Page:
Dan Dryer gets the chance to direct it for Wick Theatre Company 25 years after playing the wronged Duke of Milan, Prospero as a student. Dan’s production runs from June 27-30 at the Barn Theatre, Southwick Street, Southwick. “I am on the play selection committee, and I just felt that in the Wick we had not done a Shakespeare for a couple of years. I wanted to do The Tempest and I wanted to direct it.
It is an unusual play, a strange play which is difficult to classify. In some ways it is a comedy, but it is also a romance and it is also a tale about revenge and it is also a play about magic.
It is a play about a man who is contemplating his revenge, but who is also contemplating the end of his life. But then there is all the comedy in it as well. There are so many different layers to it.”
And that is a big part of both the fun and the challenge of directing it.
“There are so many choices that you have to make and that is what means that every production is different. At the start when Prospero is recounting his story, in one sense it is a huge exposition. You are introducing everything that is going to happen in the play. But there are so many different ways of playing it. When Prospero is telling his story, you have to think whether it is revenge or anger or resentment. You have got to come to decisions about how you are going to play it, and for me the interesting thing is that the decisions I am making now as a director are different to the decisions I came to 25 years ago as an actor.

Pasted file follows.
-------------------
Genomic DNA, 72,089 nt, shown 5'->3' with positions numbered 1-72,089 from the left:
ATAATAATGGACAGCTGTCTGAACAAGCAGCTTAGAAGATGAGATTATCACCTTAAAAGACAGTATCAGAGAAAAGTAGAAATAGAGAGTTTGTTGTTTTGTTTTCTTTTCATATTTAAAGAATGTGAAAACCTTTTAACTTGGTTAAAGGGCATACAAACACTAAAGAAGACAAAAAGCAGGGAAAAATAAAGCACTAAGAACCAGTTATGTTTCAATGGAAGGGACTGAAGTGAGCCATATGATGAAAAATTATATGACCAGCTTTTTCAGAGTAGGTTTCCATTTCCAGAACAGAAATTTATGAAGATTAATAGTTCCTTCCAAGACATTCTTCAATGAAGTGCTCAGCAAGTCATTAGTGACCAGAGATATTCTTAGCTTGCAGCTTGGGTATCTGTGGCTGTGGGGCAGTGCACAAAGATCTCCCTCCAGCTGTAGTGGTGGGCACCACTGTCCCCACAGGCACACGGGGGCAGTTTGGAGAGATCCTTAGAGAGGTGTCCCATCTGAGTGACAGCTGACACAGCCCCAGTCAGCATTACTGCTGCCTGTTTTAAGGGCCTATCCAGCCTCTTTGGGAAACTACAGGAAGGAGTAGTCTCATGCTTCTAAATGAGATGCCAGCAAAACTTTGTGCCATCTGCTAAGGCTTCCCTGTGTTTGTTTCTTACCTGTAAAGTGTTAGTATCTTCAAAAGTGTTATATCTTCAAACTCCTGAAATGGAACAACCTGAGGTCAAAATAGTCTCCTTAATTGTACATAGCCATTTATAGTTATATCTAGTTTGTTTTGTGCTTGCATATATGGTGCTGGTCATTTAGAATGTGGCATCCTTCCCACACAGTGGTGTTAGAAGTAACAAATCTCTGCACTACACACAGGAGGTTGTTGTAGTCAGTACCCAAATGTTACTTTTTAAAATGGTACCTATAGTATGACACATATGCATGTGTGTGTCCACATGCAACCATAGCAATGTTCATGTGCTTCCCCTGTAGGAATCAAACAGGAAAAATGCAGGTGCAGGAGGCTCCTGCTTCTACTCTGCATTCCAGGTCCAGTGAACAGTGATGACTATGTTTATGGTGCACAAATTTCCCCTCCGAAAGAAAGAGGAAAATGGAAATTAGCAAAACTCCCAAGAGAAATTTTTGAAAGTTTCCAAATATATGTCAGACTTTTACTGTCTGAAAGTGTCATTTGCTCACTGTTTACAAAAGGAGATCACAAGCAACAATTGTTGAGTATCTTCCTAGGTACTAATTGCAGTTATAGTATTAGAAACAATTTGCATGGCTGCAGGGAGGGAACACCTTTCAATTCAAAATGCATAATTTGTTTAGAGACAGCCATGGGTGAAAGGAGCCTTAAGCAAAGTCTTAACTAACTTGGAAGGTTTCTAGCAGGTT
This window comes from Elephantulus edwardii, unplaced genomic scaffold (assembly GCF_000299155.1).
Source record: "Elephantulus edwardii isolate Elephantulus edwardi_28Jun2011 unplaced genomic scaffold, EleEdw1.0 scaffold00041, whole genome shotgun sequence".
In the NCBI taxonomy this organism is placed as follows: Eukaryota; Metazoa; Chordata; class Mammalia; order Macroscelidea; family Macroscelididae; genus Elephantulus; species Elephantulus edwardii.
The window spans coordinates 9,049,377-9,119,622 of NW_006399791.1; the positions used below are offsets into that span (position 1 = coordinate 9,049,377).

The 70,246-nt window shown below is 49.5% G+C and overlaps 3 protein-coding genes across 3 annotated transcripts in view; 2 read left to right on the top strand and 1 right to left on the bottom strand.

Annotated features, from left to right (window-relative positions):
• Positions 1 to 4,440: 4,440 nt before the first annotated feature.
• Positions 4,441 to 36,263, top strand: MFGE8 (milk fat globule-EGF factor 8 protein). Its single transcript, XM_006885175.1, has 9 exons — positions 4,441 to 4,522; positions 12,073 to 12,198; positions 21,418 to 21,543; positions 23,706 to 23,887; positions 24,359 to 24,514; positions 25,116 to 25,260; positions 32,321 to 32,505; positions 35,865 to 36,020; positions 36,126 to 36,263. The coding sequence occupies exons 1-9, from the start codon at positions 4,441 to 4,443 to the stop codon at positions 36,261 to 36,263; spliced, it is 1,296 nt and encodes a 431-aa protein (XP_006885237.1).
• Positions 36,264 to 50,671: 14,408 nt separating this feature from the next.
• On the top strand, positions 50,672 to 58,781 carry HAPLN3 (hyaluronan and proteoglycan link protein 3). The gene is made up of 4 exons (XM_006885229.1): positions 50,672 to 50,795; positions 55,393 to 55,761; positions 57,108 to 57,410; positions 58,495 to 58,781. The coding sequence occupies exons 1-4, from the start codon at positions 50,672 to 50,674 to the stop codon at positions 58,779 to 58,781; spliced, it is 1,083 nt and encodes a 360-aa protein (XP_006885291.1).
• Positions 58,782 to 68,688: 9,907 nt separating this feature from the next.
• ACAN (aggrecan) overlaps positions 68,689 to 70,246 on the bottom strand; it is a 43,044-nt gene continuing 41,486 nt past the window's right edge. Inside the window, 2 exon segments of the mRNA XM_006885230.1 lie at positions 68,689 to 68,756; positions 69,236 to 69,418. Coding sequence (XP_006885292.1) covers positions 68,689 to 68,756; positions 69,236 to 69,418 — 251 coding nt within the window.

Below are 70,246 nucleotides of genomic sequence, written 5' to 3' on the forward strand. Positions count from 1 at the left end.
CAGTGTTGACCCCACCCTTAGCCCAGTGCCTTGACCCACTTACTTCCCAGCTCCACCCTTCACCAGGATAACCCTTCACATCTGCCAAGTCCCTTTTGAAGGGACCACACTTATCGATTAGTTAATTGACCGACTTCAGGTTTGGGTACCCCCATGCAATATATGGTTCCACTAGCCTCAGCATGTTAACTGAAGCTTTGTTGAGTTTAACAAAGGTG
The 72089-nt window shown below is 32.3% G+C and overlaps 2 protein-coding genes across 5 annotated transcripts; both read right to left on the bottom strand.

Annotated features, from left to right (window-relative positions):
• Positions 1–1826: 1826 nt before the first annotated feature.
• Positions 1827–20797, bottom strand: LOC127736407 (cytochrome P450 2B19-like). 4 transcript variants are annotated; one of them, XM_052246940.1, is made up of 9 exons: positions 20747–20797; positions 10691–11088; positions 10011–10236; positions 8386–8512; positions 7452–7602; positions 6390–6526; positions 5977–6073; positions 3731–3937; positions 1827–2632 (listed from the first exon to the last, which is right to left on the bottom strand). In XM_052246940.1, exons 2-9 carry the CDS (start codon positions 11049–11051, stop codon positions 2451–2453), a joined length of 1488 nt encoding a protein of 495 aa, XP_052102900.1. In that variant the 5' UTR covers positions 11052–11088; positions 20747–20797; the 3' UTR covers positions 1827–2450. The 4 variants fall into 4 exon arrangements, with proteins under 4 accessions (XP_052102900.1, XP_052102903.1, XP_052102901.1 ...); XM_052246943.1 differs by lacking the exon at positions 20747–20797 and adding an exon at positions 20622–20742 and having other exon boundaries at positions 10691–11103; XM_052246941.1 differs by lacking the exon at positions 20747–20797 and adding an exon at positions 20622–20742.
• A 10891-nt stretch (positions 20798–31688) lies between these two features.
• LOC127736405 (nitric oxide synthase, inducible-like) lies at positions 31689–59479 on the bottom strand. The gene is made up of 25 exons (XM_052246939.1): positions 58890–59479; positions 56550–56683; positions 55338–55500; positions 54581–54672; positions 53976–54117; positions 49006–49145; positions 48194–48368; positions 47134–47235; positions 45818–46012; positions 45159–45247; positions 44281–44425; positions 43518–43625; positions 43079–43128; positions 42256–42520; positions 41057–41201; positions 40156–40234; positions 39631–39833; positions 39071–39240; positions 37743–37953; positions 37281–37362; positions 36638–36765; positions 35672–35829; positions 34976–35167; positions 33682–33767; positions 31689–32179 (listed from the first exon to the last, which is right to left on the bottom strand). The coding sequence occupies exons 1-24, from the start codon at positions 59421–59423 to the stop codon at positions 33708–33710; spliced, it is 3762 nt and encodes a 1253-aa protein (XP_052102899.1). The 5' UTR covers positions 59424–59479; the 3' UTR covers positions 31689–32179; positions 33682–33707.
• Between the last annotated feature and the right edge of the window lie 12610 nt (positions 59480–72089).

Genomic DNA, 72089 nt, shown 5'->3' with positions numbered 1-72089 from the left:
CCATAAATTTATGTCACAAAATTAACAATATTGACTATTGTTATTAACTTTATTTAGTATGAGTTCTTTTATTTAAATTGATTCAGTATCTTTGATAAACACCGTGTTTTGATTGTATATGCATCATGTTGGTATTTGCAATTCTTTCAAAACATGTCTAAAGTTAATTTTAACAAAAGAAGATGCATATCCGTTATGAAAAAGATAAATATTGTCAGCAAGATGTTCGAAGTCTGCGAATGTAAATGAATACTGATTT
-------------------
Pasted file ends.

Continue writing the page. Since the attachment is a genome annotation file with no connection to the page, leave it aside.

This very ambiguity is what attracts me to the play and of course this means that there is something for everyone when watching.
At that time Miranda’s greeting of ‘Oh brave new world’ seemed perhaps less ironic than it does to me today – but the themes of hope and forgiveness are just as powerful.
As Shakespeare’s farewell to the stage it is also very moving in showing a man ready to put down his pen after a life of creating magic.
The Wick’s workshop team have created an amazing Prospero’s island. Atmospheric use of lighting and sound, along with some of Wick’s most talented actors will conjure up a tempestuous evening of sorcery, revenge and romance.”
There are other challenges too. At one point Shakespeare specifies that a banquet disappears ‘by a quaint device.’
“I asked my workshop whether they had a quaint device and they said they hadn’t! But the challenge is that we need to create an atmosphere of magic, a real sense of atmosphere. I am using modern music because the music would have been modern when the play was first performed.